Today is the 70th anniversary of the United Nations, which came into existence on 24th October 1945 at a congress in San Francisco. Three years later the UN General Assembly adopted The Universal Declaration of Human Rights.
|Faisal Trad with Michael Møller|
A month ago, the Saudi ambassador to Geneva, Faisal Trad, was elected Chair of the UN Human Rights Council committee which appoints ‘independent experts’. Saudi Arabia has great expertise in human rights violations to offer. This year it has beheaded more individuals than ISIS, lashed blogger Raif Badawi for ‘apostasy’, and done absolutely nothing to prevent the Female Genital Mutilation rampant there.
I happen to be going to Geneva next week. If I bump into Trad I will be wishing the UN Happy Anniversary and reminding him of two articles in the Universal Declaration:
19 Everyone has the right to freedom of opinion and expression; this right includes freedom to hold opinions without interference and to seek, receive and impart information and ideas through any media and regardless of frontiers.
|Edythe Olive, Suffragette Medea in Murray's translation (1907)|
I have been focussed on the UN since I was appointed chair of the Gilbert Murray Trust, which offers bursaries to support people promoting either the work of the UN or the study of ancient Greece (please do look at website and apply). Murray was a brilliant academic and Professor of Greek who never forgot that intellectuals have a responsibility to offer their brains to the world outside the academy as well as within it. He was one of the leading figures in the foundation of the UN’s predecessor organisation, the League of Nations, and of Oxfam.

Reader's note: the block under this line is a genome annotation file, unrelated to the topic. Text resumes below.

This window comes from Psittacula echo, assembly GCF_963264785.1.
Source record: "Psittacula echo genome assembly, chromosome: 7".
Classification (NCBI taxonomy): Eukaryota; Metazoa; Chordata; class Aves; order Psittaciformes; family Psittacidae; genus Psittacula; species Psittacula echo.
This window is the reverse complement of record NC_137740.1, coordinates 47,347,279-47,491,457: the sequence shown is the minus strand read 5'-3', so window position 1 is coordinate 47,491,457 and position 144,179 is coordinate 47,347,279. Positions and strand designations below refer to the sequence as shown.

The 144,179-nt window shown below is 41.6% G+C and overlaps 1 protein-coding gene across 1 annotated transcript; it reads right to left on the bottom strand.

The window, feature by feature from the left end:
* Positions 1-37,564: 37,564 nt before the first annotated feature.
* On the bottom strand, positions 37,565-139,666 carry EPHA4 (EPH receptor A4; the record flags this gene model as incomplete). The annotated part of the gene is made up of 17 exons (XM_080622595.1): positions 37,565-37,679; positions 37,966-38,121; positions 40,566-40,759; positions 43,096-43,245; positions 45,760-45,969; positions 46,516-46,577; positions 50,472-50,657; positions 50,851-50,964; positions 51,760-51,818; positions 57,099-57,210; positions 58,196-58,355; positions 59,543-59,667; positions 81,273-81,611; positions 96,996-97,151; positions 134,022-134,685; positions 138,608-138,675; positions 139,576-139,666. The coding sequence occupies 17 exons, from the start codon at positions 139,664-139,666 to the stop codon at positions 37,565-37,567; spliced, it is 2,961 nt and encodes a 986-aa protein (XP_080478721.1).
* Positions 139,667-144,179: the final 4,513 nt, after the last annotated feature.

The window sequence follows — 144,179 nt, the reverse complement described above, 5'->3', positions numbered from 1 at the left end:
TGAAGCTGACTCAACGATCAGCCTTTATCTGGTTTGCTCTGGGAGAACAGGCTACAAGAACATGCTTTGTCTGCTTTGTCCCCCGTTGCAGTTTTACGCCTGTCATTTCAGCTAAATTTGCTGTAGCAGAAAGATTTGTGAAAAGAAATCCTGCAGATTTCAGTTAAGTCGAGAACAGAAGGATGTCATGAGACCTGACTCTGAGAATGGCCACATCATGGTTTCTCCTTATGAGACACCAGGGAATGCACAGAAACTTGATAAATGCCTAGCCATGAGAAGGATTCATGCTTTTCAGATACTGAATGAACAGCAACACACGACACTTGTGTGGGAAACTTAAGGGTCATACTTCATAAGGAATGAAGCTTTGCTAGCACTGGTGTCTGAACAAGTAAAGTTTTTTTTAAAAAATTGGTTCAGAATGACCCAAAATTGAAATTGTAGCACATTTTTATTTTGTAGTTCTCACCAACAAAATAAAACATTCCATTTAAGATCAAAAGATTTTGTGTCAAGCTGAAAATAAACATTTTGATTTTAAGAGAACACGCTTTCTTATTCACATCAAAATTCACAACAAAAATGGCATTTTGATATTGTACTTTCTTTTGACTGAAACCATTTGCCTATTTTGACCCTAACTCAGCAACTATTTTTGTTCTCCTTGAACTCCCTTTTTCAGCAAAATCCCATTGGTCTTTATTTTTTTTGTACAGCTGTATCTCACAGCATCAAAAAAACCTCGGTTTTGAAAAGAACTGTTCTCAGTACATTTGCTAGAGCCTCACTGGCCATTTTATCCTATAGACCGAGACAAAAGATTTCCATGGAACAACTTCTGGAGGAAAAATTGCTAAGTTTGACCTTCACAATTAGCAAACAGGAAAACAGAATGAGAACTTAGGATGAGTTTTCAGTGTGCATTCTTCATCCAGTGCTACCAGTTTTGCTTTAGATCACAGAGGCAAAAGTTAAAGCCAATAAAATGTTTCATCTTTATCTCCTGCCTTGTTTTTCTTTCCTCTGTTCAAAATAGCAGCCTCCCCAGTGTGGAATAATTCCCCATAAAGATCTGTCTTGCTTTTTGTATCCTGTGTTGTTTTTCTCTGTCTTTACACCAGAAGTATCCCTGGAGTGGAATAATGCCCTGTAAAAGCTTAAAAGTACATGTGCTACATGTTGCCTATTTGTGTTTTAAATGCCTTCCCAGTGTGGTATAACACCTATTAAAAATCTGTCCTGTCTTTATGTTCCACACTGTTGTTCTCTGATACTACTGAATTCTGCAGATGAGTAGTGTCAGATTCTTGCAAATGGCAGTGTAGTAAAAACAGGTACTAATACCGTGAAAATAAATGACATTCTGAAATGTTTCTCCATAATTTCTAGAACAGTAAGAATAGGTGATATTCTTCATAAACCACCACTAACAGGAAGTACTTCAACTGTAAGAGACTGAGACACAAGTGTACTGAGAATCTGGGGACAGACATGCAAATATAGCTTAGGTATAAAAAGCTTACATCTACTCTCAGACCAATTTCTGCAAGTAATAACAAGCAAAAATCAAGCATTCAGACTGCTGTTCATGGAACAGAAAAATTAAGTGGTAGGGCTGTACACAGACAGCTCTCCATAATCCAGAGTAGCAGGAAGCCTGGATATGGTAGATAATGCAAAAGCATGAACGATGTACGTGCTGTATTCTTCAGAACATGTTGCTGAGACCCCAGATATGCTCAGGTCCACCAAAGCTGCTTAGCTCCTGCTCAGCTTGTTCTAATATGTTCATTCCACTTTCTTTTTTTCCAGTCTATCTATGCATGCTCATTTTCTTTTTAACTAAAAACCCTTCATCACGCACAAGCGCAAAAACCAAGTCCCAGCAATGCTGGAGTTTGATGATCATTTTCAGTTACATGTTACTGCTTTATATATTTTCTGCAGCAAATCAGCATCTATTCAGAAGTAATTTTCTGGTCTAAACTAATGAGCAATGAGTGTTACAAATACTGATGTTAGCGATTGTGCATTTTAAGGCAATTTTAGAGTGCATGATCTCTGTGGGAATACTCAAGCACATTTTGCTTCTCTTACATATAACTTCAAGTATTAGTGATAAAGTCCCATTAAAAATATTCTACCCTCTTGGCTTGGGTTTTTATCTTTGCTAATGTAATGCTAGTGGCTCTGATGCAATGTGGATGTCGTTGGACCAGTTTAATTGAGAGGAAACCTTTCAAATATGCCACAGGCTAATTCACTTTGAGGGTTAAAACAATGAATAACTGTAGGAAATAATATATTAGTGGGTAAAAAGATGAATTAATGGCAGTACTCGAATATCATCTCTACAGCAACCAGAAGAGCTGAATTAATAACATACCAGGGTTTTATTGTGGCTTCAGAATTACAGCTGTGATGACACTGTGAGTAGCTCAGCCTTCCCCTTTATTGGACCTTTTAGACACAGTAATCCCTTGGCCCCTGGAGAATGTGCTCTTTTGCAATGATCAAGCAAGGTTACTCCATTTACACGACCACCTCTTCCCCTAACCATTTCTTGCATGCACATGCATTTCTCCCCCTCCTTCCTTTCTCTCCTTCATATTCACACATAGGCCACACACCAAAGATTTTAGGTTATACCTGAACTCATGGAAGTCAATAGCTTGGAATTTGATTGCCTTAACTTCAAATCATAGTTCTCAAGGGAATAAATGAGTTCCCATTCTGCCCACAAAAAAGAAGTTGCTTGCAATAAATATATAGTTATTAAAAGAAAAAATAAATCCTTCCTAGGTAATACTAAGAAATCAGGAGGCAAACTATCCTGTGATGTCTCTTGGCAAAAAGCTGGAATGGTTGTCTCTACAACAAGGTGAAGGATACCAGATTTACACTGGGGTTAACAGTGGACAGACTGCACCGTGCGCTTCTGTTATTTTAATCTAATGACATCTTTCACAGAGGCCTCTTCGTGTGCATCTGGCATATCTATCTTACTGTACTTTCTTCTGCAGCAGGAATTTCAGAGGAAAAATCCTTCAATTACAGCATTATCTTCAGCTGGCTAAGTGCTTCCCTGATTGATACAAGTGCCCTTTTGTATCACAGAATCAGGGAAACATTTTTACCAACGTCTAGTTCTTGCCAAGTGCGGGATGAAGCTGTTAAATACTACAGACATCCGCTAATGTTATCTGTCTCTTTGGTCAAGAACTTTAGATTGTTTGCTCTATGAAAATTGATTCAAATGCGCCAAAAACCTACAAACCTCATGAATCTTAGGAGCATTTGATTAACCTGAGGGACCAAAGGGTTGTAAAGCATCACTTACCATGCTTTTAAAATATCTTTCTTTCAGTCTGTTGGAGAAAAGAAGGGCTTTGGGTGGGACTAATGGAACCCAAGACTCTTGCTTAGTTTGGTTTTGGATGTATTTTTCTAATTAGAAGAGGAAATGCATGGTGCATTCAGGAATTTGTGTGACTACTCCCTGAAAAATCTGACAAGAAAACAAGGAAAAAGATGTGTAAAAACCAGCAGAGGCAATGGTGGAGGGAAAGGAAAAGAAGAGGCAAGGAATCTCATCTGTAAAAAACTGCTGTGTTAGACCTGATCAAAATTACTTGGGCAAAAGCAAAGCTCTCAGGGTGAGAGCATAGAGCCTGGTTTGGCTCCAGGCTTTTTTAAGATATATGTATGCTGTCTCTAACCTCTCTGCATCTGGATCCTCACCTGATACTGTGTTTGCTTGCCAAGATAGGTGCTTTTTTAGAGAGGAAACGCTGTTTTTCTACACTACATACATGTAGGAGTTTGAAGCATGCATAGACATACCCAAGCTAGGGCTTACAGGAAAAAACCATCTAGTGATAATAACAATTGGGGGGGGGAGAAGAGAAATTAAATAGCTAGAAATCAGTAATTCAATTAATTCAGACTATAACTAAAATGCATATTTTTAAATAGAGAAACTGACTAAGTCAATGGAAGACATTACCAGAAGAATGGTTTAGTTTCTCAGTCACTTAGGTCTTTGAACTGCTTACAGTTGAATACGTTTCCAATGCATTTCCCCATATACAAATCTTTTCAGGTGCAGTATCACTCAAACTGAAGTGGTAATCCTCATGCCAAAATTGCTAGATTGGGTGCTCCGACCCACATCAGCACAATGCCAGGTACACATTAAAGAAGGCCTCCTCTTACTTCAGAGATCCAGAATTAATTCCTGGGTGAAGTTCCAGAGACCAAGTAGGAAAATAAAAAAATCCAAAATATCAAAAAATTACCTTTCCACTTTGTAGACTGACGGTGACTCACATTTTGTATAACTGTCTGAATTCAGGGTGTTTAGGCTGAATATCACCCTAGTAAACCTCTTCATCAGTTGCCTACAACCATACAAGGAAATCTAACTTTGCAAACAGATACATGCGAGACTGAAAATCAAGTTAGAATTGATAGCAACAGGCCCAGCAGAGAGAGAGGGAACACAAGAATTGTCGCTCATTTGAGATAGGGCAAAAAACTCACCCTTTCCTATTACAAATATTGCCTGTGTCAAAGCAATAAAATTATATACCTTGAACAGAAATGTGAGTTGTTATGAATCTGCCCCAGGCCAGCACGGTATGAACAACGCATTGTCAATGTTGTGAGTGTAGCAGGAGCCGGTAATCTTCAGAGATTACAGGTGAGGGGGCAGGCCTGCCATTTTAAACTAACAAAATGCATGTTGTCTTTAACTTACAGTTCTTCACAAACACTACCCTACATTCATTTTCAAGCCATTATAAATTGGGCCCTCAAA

Murray avidly supported the rights of women. He defended conscientious objectors. He collaborated in the first versions of Greek tragedy staged to make political protests, the first being a London production of Trojan Women which denounced the brutal treatment of Boer women and children by the British. The cynical appointment of the Saudi Arabian Faisal Trad to what is obviously seen not as a profoundly important responsibility but a plum position has undoubtedly made Gilbert turn in his Westminster Abbey grave.
If I have a scholarly hero (and I'm not necessarily sure that it's wise to do so), then Gilbert Murray is that person. I think his involvement in producing translations of drama for performance gave him insights that are lacking to many a scholar who simply concentrates on the text as a text. And his commitment to internationalism is admirable.ReplyDelete
Thanks, Tony. I agree with you one hundred per cent. Although I think his Oxford colleagues felt he spent too much time on the League of Nations and Oxfam and not enough at Oxford high tables.Delete
One day I will write up the article about the allocation of a few lines in Frogs, where Murray is right and Kenneth Dover is wrong, because where Dover goes with the strength of the manuscript tradition, Murray crucially sees the structure of the joke.Delete
Female genital mutilation is not prevalent in Saudi Arabia (see UNICEF report, http://www.childinfo.org/files/FGCM_o_res.pdf). Capital punishment is a human rights issue per se, regardless of the method of administration. From a classical scholar, one might have expected a little more than a facile restatement of popular sentiment.ReplyDelete
Thanks Moritz. I know about the thoroughly misleading UNICEF report, but its complacency is contradicted by other evidence, including that of private surgeons in the UK being hired by Saudi families. Is there any evidence that the Saudi government has actively initiated steps to prevent FGM?Delete
excellent piece, thank you for posting, yes the Saudi appointment would be laughable if it wasn't so disgusting.ReplyDelete
I wonder if Gilbert used Thucydides' funeral speech for the League of Nations core values?
Given how much he was horrified by the behaviour of the Athenians towards insubordinate islands such as Melos, as described by Thucydides, I think your proposal is more than likely.ReplyDelete